27

I have the following nginx configuration fragment:

server {
   listen 80;

   server_name mydomain.io;

   root /srv/www/domains/mydomain.io;

   index index.html index.php;

   access_log /var/log/nginx/domains/mydomain.io/access.log;
   error_log /var/log/nginx/domains/mydomain.io/error.log;

   location ~\.php {
      try_files $uri =404;
      fastcgi_index index.php;
      fastcgi_param SCRIPT_FILENAME $document_root$fastcgi_script_name;
      fastcgi_intercept_errors on;
      fastcgi_pass 127.0.0.1:9000;
      include /etc/nginx/fastcgi_params;
   }
}

First, how can I make the server block respond to both http://www.mydomain.io and also http://mydomain.io. Second, I want to force if they come from http://www.mydomain.io to redirect to http://mydomain.io.

Thanks.

-18

On the first question - simply add both domains:

server_name mydomain.io www.mydomain.io;

For the second, you'll need this simple redirect:

server {
      listen 80;

      server_name www.mydomain.io mydomain.io;

      if ($host = 'www.mydomain.io' ) {
         rewrite  ^/(.*)$  http://mydomain.io/$1  permanent;
      }
  • 5
    Using an if in nginx configs is strongly not recommended: wiki.nginx.org/IfIsEvil . Rather use two server blocks as suggested by @Gerry – Jrgns Feb 4 '13 at 3:09
  • 3
    @Jrgns: Also,rewrite is mentioned as one of the two "100% safe things which may be done inside if in location context" in the nginx wiki... – Tisho Feb 4 '13 at 12:55
  • 3
    If this gets enough down-votes that its value is negative will the system still retain it as the selected answer? – Bryson Jan 26 '14 at 2:18
  • This (or similar) solution is acceptable in some cases. For example, if you have regex or wildcard server_name, such as server_name ~^.*\.mydomain\.(com|net|org)$ you probably don't want to have code duplication with other server blocks, so you may use something like if ($host ~ "^www\.(.*)$") { #do redirect }. BTW, this if is not in location context ;) – Oleg Nov 13 '15 at 14:20
153

According to https://www.nginx.com/resources/wiki/start/topics/tutorials/config_pitfalls/#server-name-if, you should use:

server {
  server_name www.example.com;
  return 301 $scheme://example.com$request_uri;
}
server {
  server_name example.com;
  # [...]
}
  • 20
    Please upvote this, people. It makes me sad to see the least suitable answer accepted, the second best with a majority of the votes... meanwhile the correct answer languishes. Gerry's answer is better than Tisho's, however Ryan's answer here is the recommended way to it. Think about it. Do you want the server answering two requests for every request it gets to www? No, no you don't. – Charlesism Oct 8 '13 at 6:14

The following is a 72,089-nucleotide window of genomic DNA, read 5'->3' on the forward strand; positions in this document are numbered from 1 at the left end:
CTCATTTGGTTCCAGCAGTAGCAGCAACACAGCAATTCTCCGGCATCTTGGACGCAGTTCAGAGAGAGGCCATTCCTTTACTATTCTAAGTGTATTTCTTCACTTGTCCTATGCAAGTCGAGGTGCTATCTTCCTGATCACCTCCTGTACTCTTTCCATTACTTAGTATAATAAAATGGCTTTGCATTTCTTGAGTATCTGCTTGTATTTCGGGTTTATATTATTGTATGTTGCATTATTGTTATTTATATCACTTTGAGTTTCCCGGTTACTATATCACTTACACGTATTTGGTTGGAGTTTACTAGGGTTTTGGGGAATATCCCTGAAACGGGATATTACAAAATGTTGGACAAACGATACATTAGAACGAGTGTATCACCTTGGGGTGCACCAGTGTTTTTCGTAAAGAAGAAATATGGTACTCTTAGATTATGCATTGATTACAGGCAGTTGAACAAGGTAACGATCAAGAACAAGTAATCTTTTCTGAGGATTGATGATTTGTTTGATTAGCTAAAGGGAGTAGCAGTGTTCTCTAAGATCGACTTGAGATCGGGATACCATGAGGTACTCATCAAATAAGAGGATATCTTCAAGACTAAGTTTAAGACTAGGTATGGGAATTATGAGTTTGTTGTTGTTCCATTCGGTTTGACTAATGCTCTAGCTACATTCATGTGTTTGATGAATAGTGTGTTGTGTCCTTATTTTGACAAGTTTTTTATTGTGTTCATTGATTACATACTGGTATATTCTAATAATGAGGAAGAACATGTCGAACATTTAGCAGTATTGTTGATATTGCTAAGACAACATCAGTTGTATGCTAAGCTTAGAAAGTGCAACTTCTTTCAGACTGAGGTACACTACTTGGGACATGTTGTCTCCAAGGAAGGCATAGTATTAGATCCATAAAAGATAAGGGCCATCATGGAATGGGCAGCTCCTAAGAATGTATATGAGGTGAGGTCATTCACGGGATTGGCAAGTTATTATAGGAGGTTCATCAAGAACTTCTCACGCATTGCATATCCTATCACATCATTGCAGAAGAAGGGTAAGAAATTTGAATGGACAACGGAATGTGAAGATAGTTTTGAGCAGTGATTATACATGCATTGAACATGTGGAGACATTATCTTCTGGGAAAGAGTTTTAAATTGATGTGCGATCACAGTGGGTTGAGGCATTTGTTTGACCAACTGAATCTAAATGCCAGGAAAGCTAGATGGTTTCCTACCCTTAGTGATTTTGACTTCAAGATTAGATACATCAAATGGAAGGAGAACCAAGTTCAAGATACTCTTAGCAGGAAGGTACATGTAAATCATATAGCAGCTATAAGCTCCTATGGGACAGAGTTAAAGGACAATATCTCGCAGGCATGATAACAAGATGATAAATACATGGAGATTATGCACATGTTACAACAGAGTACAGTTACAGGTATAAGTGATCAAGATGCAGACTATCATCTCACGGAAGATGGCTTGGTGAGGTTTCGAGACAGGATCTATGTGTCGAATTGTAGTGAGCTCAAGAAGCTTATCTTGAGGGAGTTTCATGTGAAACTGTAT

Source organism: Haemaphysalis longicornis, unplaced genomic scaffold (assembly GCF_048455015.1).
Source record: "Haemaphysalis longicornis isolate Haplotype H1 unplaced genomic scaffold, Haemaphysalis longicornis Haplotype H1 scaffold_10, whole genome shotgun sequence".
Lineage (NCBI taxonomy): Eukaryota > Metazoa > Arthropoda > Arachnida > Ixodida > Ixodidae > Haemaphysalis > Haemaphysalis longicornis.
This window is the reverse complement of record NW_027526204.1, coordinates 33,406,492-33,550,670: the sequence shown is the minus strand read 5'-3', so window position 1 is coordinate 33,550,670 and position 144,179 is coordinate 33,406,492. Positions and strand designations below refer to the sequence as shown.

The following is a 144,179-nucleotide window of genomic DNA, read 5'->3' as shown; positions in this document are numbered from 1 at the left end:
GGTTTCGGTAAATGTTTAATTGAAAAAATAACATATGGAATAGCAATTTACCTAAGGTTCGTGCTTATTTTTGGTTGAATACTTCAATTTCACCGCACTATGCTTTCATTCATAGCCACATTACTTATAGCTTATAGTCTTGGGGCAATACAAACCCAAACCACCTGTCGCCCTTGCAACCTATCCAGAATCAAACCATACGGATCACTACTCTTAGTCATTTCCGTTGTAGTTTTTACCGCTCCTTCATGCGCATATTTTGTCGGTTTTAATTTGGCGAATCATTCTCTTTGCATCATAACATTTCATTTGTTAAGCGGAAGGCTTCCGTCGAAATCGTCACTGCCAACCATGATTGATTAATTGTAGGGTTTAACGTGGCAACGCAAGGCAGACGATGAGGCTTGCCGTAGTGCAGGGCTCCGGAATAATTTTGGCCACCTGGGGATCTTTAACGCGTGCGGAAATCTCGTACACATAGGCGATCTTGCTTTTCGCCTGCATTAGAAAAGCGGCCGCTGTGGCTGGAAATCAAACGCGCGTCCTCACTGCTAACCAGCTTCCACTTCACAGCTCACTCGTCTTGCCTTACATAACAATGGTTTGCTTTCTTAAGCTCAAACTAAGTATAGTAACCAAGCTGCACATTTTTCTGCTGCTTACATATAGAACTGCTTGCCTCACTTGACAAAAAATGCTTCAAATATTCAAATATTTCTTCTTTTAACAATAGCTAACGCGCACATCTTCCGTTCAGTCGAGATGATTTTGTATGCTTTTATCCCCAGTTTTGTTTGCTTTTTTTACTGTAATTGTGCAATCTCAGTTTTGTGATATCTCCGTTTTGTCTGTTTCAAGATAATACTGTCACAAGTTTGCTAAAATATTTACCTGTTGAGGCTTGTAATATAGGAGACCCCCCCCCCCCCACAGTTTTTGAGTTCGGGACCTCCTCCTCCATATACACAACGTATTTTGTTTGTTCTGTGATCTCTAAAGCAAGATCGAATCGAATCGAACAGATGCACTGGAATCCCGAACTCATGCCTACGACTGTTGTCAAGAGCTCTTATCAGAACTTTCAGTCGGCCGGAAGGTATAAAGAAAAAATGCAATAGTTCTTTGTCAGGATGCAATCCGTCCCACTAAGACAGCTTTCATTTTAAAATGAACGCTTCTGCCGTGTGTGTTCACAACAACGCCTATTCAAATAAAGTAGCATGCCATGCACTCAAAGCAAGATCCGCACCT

• 2
    Totally agree!! – Bazinga777 Aug 3 '15 at 14:52
  • I’m using a more general block that handles my local server (localhost). unfortunately, this means that in production www. does not get dropped. how can i improve this block? (apologies for poor formating) server { listen 80; server_name ~^(www|app)\.(.*)$; return 301 $scheme://$1$request_uri; } – robinnnnn Jan 3 '17 at 23:27
  • 1
    The nginx pitfalls wiki page link above is broken. It should now be nginx.com/resources/wiki/start/topics/tutorials/config_pitfalls. Also if you want to find the information above on that link search for 'Using if'. Thanks Ryan! Worked great! – junkie Mar 4 '17 at 21:35
  • 1
    Thanks @junkie! Updated. – Ryan Mar 4 '17 at 22:07
12

I believe it's better to add two seperate server blocks to avoid unnecessary checking by the if block. I also use the $scheme variable so that HTTPS requests will not be redirected to their insecure counterparts.

server {
    listen 80;

    server_name www.mydomain.io;

    rewrite ^ $scheme://mydomain.io$uri permanent;
}

server {
    listen 80;

    server_name mydomain.io;

    # your normal server block definitions here
}
  • 3
    I up-voted this by mistake, but it is also an incorrect answer. The use of rewrite in this way is highly discouraged by the NGINX documentation itself. Please see Ryan's answer about the proper use of return 301 $scheme://domain.com$request_uri; – Bryson Jan 27 '14 at 13:33
1

Another way to code it :

if ($http_host ~* "^www\.(.+)$"){
    rewrite ^(.*)$ http://%1$request_uri redirect;
}

It works even with multiple domain names on the same code.

0

For a generic approach, without having to mention any specific domain or protocol, I have used this quite successfully:

  # rewrite to remove www.
  if ( $host ~ ^www\.(.+)$ ) {
    set $without_www $1;
    rewrite ^ $scheme://$without_www$uri permanent;
  }

This will redirect: https://www.api.example.com/person/123?q=45 to https://api.example.com/person/123?q=45

-1
server {
    listen 80;
    server_name www.mydomain.io;
    return 301 https://$host$request_uri;
}

server {
    listen 80;
    server_name mydomain.io;
    ...
}
  • Variable $host in first server block has value "www.mydomain.io". So you redirect request from http:// www.mydomain.io to https:// www.mydomain.io but not to mydomain.io as requested – Alexander Ushakov Feb 24 '17 at 12:41

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